Jan 7, 2009
Paris winter sales get off to chilly start
Jan 7, 2009
By Astrid Wendlandt and James Regan
PARIS, Jan 7 (Reuters) - Paris shoppers filed into stores on the first day of the winter sales on Wednesday but the crowd was thinner than previous years as economic worries and unusually cold weather held back many deal-hunters.
Photo : Pierre Andrieu/AFP
At fashion meccas Galeries Lafayette and Printemps (PRTP.PA), rows of shoes, coats and handbags from low-budget items to luxury brands Dior, Yves Saint Laurent and Miu Miu were on offer at discounts of some 30-60 percent.
Printemps said its 17 French stores achieved a 4 percent year-on-year rise in revenue on the first day of the sales this year, marking a slowdown from 6 percent growth last year.
No separate figures were available on Wednesday for its flagship store in Paris' Boulevard Haussmann, said a spokeswoman, adding that its stores in Metz and Nancy began their sales on Jan. 2.
Galeries Lafayette reported "slight growth" in revenue across its French stores, including in central Paris, "despite the strong disruption by the wave of cold".
Shoppers generally did not face huge struggles to reach the cashiers as queues remained short. But there were still some hurdles, with dozens of keen buyers forced to wait in line to enter the Gucci store at Galeries Lafayette and 20-deep queues in the Lafayette Homme menswear department.
"It's not as crazy as it usually is on the first day," said Cecile Coralle, 40, assistant to a director at Rothschild bank, who was buying two pairs of high-heeled shoes. "This time, I can find my size immediately whereas normally it's a battle."
Staff in the department stores also reported a calmer start to the sales this year than a year ago as shoppers faced temperatures as low as minus 9 degrees Celsius outside, though trading was still considered good.
"With the cold and the drop in spending power, I'm finding there are fewer people. There were 20 or so people this morning (at the opening). They weren't running like in previous years. It's calmer," said Virgile Boungou, of the Daniel Cremieux section in Lafayette Homme.
Winter sales started a few days earlier this year thanks to regulatory changes allowing more flexibility but will last five weeks as opposed to six weeks previously.
Retailers are keen to rake in as much cash as possible after lacklustre Christmas sales as they need to pay for stock for the spring/summer season items they have already ordered.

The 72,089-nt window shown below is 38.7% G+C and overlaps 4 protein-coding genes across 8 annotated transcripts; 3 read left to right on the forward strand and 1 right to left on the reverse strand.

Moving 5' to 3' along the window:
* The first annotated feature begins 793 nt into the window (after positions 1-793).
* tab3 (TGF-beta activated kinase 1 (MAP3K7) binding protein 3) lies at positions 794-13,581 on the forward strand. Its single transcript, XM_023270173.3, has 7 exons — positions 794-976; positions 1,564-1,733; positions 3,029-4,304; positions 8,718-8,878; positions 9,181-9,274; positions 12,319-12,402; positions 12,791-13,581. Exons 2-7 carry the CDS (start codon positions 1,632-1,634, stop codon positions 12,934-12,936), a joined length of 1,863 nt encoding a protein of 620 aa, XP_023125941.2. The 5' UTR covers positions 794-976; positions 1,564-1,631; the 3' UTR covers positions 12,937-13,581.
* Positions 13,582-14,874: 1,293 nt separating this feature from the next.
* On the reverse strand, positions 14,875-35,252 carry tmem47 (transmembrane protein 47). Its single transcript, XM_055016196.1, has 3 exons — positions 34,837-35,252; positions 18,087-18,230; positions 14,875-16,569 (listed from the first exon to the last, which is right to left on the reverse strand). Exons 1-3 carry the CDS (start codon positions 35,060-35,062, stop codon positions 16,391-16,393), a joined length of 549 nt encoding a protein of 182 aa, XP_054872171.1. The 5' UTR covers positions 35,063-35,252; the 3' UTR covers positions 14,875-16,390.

French consumer confidence sank in December as households worried that the sluggish economy would lead to a jump in unemployment and hurt their personal finance, national statistics office INSEE said on Tuesday.
The DJ Stoxx Retail Index .SXRP fell 44 percent in 2008.
Early data showed retail trading in France was exceptionally bleak in December, usually the strongest month of the year.
Many shoppers, braced for scenes of chaos, were surprised to see how easy it was to shop on Wednesday.
"It is quite civilised here compared to America, places like Macy's or Bloomingdale's where it's mad," said Helen Meagan, a New Yorker holidaying in Paris.
Jules David, 38, a sales executive at French railway operator SNCF from central Paris who was visiting the opening day of the sales for the first time, said he expected there to be more people and thought items were still expensive compared to other countries.
However, there were glimpses of over-exuberance as some bargain hunters stumbled on the escalators trying to reach the luxury menswear department at Lafayette Homme as the doors opened, said Sandrine Bourhy of the store's Sandro Homme section.
Many analysts expect this year's sales season will take its toll on margins as retailers are allowed to sell at a loss to get rid of excess stock following the bleak Christmas season.
But French Economy Minister Christine Lagarde was optimistic as the sales kicked off.
"The sales should be a really good success according to the numbers and indications we have at the moment," she said as she rummaged through discounted stilettos with journalists in tow.
(Editing by Elaine Hardcastle)
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